The Galleria dell’Accademia—best known as the home of Michelangelo’s David—will lose autonomous status as part of the planned reform
Photo: Jörg Bittner Unna

The Italian culture minister, Alberto Bonisoli, is planning to merge the Gallerie degli Uffizi with the Galleria dell’Accademia in Florence under a single administration. The surprising announcement comes after Italy’s populist coalition government approved a controversial decree on 19 June that will give the ministry in Rome greater control over state museums and heritage sites. Bonisoli’s reform rolls back the signature cultural initiative of the ousted centre-left Democratic Party government, which in 2015 and 2016 appointed new “super directors” to run 32 Italian institutions—including the Uffizi and Accademia—with special financial and administrative autonomy.

A draft of the decree, seen by The Art Newspaper, shows that the Accademia in Florence, the National Estrucan Museum of Villa Giulia and the Appia Antica archaeological park in Rome have all been dropped from the roster of autonomous institutions. Speaking to Italian press in Florence on 26 June, Bonisoli said that management of the Accademia would be incorporated into the Uffizi, and that a new director would be sought for the joint administration. The Accademia—best known as the home of Michelangelo’s David—will maintain curatorial independence, he added, through its own scientific committee.

The German art historian Eike Schmidt, who made waves when he became the Uffizi’s first non-Italian director in 2015, has declined to comment on speculation that his contract could be renewed for the new joint post. Schmidt’s four-year tenure, like that of his fellow “super directors”, is due to conclude this autumn. In September 2017, the Austrian culture minister announced that Schmidt would be the next director of Vienna’s Kunsthistorisches Museum, as soon as he completed his term at the Uffizi.

The proposed merger has stoked simmering opposition to the reform. Anna Ascani, a Democratic Party member of the parliamentary commission for culture, described it as “an incomprehensible choice” and said Bonisoli “is compromising the autonomy of Italian museums”. The mayor of Florence, Dario Nardella, expressed “perplexity” at the decision to downgrade the Accademia, citing the “positive results” it has achieved in recent years under the leadership of Cecile Hollberg. Nardella is seeking to rally support from other mayors of Italian art cities for a letter calling on Bonisoli to suspend the decree.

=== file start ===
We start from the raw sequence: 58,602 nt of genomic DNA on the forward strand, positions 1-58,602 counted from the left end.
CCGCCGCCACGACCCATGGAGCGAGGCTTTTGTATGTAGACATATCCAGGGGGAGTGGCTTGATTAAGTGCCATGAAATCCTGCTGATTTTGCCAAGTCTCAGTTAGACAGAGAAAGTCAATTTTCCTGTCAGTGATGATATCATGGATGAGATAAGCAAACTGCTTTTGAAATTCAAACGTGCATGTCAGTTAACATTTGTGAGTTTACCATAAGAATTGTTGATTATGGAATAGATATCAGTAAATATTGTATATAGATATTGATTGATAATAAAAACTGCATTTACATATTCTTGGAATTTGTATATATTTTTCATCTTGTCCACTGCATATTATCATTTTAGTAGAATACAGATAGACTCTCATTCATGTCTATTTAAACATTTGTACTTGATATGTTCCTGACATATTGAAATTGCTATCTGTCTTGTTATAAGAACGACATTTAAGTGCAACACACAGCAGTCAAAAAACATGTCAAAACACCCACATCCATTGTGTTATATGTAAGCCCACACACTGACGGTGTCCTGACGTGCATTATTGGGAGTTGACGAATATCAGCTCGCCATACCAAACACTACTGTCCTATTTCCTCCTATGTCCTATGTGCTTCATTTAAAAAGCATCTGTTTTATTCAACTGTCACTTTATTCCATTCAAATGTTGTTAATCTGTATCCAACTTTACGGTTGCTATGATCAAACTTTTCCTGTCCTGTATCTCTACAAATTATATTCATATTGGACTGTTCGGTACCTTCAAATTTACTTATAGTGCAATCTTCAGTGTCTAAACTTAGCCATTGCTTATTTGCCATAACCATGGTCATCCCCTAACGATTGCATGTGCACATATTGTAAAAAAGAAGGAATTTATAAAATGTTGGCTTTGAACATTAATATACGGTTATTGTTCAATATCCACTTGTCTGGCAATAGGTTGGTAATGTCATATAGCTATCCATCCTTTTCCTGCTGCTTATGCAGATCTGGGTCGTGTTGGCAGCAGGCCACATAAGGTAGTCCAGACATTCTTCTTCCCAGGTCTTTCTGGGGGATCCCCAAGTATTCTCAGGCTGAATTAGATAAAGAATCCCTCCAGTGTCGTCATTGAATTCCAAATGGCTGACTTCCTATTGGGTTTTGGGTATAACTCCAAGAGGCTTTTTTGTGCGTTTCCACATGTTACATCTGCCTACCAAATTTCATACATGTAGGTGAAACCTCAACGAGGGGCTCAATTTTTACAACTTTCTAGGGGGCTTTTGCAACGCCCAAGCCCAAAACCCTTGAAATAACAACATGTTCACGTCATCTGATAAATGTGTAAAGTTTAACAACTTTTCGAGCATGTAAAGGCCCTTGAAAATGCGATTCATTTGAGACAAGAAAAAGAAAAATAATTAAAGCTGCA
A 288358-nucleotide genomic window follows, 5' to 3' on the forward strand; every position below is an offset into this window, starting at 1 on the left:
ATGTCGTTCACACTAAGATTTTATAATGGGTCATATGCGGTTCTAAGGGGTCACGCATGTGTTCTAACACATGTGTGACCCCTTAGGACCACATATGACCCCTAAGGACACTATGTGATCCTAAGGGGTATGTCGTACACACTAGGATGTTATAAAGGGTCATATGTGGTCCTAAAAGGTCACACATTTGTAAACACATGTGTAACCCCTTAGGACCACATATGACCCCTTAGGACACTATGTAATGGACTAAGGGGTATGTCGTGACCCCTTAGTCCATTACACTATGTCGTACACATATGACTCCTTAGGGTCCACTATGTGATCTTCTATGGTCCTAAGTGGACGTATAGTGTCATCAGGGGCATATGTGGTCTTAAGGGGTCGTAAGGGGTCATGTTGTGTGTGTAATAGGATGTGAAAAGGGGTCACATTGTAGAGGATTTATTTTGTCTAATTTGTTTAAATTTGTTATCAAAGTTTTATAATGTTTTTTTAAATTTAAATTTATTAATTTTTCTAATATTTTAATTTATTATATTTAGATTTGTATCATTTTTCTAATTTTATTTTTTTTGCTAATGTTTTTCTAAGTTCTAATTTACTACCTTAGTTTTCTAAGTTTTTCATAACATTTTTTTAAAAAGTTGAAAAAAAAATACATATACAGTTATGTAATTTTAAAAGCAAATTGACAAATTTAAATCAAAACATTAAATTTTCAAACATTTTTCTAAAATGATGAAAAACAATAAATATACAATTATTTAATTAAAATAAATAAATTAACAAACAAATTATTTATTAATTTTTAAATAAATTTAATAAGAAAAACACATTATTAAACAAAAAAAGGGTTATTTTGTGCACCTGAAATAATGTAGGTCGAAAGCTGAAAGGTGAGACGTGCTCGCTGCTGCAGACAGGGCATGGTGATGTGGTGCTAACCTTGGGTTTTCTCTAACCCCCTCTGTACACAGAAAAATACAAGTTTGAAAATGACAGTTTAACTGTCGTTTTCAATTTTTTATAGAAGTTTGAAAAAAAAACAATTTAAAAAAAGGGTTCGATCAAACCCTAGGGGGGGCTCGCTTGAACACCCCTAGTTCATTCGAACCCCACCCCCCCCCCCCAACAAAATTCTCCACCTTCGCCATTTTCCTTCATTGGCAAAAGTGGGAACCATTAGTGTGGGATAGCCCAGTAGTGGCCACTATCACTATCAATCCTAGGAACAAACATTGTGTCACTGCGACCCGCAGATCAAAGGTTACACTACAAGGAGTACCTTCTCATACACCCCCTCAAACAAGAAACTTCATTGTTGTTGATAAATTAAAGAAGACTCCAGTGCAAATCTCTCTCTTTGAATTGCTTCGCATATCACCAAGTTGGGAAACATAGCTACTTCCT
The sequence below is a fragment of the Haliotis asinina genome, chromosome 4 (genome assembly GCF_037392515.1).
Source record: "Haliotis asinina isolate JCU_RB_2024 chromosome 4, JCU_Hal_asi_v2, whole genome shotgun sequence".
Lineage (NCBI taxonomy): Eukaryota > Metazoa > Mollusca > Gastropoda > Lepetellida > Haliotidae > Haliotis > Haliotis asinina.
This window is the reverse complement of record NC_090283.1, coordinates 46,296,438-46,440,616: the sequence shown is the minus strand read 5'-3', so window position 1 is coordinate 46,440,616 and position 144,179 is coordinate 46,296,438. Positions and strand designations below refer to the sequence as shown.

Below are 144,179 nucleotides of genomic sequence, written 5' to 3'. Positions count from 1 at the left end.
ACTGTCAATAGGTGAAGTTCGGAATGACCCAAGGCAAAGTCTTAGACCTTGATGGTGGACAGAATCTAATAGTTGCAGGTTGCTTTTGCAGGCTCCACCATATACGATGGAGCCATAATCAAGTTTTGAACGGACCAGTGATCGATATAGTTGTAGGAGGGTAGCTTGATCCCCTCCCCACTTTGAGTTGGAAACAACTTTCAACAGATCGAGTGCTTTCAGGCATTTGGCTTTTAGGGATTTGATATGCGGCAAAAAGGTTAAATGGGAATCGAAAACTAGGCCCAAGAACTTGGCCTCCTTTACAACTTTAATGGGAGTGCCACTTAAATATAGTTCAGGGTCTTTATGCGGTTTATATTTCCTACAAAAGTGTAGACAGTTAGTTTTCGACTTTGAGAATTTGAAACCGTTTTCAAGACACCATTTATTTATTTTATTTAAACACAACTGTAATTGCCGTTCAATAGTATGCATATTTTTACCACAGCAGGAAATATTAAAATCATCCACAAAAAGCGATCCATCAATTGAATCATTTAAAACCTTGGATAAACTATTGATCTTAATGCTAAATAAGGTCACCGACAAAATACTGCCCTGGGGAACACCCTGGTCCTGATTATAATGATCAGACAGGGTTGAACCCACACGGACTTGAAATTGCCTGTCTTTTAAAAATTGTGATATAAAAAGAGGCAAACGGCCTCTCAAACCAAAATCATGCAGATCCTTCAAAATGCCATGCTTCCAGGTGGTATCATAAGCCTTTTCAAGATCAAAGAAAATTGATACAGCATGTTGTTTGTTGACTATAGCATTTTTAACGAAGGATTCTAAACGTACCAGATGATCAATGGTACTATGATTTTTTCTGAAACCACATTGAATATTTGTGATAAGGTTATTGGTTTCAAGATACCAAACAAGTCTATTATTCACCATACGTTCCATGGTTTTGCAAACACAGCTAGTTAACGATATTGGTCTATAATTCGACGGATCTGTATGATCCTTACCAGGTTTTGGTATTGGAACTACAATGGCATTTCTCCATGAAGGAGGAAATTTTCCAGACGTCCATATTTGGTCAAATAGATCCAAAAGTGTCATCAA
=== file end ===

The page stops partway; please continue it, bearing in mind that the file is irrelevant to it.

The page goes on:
According to the draft text of the reform, the culture ministry will co-ordinate loans between Italian museums and organise partnerships with international museums aimed at promoting Italian culture abroad. A new contracts and concessions office will oversee all tenders for works and services above a certain value, still to be defined. Even autonomous museums must submit their budgets for approval by the ministry, sweeping away the system of governing boards introduced in 2015, Bonisoli has said. The new policies are expected to come into effect in January 2020 with the Italian budget law.

One museum “super director” will not stay in Italy to see the results of the transition. Austrian-born Peter Aufreiter will leave the Galleria Nazionale delle Marche in Urbino in November before taking the reins of the Technical Museum in Vienna on 1 January. “With this reform, nothing is known for certain, but I have the impression of no longer being useful here,” Aufreiter told the news agency Ansa. Referring to the debate over foreigners leading Italian museums, he commented: “After four years I still have some difficulty with Italian administration. Perhaps it is better for an Italian expert in public administration to carry forward this reform.”





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